Minding Your X's and Y's

Faced with designing and catering an event for 6,000 attendees under 30, the Los Angeles-based Good Gracious! Events started its planning by doing research on this age group in order to tailor the event to their tastes and needs.

The generation known as Y, aged 18 to 24, (Generation X is people aged 24-36), is as large as the Baby Boom generation. Therefore, what Y'ers do, think, and buy will influence markets, attitudes, and society in years to come.

For this event, Good Gracious! was responsible for crowd flow at the bars and the buffets (which numbered 80 stations in all). The executive chef at Good Gracious! (who is 20-something herself) researched bars, TV shows, music, and fashion that are popular with Generation Y and developed the following guidelines for planning an event for the next generation of meeting attendees:

1. Their favorite foods are those that suit a Super Bowl-trained palate -- burgers, fries, meatballs, macaroni and cheese, guacamole, chips -- but in bite sizes. The motto here is, "Don't make me work for it."

2. Bombard them with images, yet keep the buffets clean and simple so they can see the food, take it, and go. While the best menu would be extremely identifiable (burgers, fries, and so on), it must be creatively presented.

3. Provide a lot of variety in entertainment. As much as they like lounging, they also like loud, up-tempo music. Variety is the key. Create lounge areas with cool furnishings and house music. The buffets and lounge areas created by Good Gracious! were themed to compliment the four major areas of the event. In a soundstage turned into a Zen-like "Bento Box," buffets featured bamboo forests, running water, stone designs, and sod placed both on and under the tables; in the raucous "Gaming Lounge," tables were surrounded by video games; an area called "Igloo" was mainly a sophisticated martini bar in an all-white structure; and a rooftop area based on Los Angeles' famous Skybar with sleek wood boxes, glass, and minimal floral design created a contemporary, L.A.-style design.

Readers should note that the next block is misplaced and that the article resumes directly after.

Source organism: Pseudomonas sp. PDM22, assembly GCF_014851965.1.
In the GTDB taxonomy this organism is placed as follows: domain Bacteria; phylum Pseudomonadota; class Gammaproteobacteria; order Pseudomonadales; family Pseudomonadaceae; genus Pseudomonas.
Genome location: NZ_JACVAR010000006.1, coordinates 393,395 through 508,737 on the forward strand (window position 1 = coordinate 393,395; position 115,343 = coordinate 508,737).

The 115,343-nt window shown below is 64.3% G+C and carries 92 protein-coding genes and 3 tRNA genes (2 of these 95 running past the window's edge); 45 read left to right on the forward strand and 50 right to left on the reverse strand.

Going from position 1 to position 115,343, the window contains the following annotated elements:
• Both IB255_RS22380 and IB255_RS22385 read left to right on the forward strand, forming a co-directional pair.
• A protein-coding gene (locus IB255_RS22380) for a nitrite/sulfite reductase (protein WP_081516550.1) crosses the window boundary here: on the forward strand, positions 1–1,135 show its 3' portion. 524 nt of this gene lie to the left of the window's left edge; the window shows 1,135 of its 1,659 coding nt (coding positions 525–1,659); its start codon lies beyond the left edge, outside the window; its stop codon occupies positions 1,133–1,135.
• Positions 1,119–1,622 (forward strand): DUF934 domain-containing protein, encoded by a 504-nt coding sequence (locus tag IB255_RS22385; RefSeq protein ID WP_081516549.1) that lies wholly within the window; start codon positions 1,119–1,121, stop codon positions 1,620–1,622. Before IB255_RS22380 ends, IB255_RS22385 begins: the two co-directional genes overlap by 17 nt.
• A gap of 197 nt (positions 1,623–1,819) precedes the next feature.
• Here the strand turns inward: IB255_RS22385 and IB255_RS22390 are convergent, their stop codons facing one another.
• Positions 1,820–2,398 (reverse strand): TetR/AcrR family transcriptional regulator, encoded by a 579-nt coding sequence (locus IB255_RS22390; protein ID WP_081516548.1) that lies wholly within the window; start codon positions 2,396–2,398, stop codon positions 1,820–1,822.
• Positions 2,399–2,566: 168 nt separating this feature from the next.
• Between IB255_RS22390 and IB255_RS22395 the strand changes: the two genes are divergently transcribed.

4. This group likes comfort food that is easy to eat while walking. (Asian food is still very big. Sushi is easy to transport, as is anything in a Chinese takeout container or Japanese bento box). As far as passed food goes, oyster shooters; popovers with chili, sour cream, and cheese on top; deep fried tempura; wontons -- again, small bites of comfort food on the go. The menu Good Gracious! created featured finger food that the guests could easily pick up and eat. This called for creativity in food presentation and containers. Macaroni and cheese was served in ceramic spoons and Chinese salads and dim sum were served in takeout containers, while food items on the buffets such as quesadillas, wontons, pizza, pretzels, and tempura were cooled so they could easily be eaten while on the move.

5. As much as Gen Y'ers like clean and simple looks, they want to see something new and over the top. Designing an event for this new generation is both exciting and challenging. As clients, they know what they want and they make decisions quickly. They are willing to explore new ideas in event design, flow, and content. On the whole, this age group brings with it a tremendous amount of life and energy to meetings and events.